Total distance travelled: 49,935.7 kilometres (31,015.96 miles)
After getting a very brief taste of some Incan ruins at Tomebamba, it merely whet the appetite for our day trip to follow, a day trip out to the apparently more substantial ruins of Ingapirca.
To kick off our journey, we were back at the Terminal Terrestre (Cuenca’s main bus terminal) where at 8:50am we were forced to rush out the door and catch our 9am bus before it pulled out of station.
I guess they were ready, so who (other than us at the time) doesn’t love a bus that leaves ahead of schedule?!
With that mini crisis averted, we were on board for the roughly hour long journey to the town of Ingapirca (home to the ruins of the same name).
It was one of those partly cloudy, windy days, so that whenever the Sun was obscured, a coat felt very necessary and when it randomly emerged, especially if you’d somehow found shelter from the breeze, you’d suddenly start to cook.
Frustrating, but at least it wasn’t raining.
After our bus deposited us outside the main office with advice that for the return trip the departure was closer to town, we promptly purchased our tickets, ready to see if this site, which appeared quite small from the outside (you can easily see it from town), had enough to fully occupy us for the 2 hours until the return bus.
The place was well signed and well kept, but we quickly realised we’d likely be twiddling our thumbs pretty soon as we don’t really care to dawdle.
Still, Ingapirca was obviously impressive in its pomp.
Apparently (or is that possibly) a location of religious and strategic importance (both a temple to the Sun and a fortified position), the structure that remains, mostly the bases of walls, allow a well defined map of how the site once lay.
It was however the largest item at Ingapirca that drew most of our attention, the commanding Templo del Sol.
As something that looked to my admittedly untrained eye decidedly Incan, it was a reminder that we were getting ever closer to the more impressive, more famous and as such, more popular ruins of Peru.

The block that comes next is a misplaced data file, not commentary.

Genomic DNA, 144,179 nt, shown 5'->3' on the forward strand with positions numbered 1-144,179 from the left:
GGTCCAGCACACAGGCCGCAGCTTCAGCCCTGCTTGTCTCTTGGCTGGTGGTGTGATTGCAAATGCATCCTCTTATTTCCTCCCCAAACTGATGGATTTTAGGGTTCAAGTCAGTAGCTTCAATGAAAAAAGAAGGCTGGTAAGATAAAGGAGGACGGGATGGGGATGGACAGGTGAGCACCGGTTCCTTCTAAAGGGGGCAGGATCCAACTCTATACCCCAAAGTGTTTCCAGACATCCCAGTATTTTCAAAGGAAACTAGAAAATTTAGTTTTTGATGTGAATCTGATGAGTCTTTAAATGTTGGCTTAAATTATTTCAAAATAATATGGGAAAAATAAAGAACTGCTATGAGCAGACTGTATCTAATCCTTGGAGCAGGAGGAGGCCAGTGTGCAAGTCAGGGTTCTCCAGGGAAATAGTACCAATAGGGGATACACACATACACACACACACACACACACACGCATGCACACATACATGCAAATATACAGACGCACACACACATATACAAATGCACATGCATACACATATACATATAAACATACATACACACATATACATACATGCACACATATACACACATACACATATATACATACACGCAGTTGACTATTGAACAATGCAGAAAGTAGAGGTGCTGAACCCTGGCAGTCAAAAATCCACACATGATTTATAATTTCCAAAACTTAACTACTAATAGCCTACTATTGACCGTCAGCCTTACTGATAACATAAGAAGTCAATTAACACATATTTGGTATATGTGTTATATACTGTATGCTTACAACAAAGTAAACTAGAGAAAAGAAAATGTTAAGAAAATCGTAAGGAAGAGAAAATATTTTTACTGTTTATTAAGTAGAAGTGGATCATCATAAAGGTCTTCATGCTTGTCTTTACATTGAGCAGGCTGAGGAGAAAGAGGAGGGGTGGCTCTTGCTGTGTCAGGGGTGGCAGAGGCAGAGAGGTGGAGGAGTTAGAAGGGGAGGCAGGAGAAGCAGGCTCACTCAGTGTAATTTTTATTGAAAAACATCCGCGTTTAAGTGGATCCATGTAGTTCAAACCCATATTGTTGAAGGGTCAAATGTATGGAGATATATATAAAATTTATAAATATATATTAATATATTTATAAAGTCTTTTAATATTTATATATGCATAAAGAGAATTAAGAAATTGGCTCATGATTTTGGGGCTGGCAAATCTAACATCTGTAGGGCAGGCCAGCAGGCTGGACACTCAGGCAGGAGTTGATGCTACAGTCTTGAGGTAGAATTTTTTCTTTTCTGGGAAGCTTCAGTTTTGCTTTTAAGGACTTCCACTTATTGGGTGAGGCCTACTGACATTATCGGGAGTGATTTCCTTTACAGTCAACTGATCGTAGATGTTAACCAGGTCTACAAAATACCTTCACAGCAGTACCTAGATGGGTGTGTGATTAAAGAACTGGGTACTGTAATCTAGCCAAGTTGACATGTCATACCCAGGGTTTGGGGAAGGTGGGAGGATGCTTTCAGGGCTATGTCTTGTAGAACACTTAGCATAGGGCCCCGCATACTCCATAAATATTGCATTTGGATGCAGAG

Having exhausted our entertainment in the ruins, we were resigned to simply finding somewhere to lunch in the hope of passing the hour and a bit that remained before we could begin the return to Cuenca.
All of a sudden another option emerged as we made our exit from the ruins, a sign and map indicating that there was a walk we could pursue, that took in a few more sites important to the regions indigenous inhabitants.
Just like that, we were following an initially poorly marked path (rather it was simply difficult to see as it passed over a huge rocky outcrop), that soon became a rather easy to follow dirt track.
The first few sights were just okay, a large rock that was partially carved to represent a tortoise, as well as some random rock paintings.
One piece however was both subtle and incredibly impressive.
Using the existing contours of the rock and some nice carving technique, there in the side of a cliff sits an Incan face!
This was a bit of a highlight for the day in truth, something that remained impressive when viewed from a few different locations.
Our side excursion to Ingapirca was by no means mind blowing, but nor what is difficult.
Ultimately, it was a pleasant day and a taste of things to come…
* A local bus from Cuenca to Ingapirca cost $3.00 US per person each way.
* Entrance to the Ingapirca ruins is $6.00 US per person, extra (down to your negotiation skills) if you care for a guide.
* The walking circuit (which includes the ‘Indians Face’) is FREE!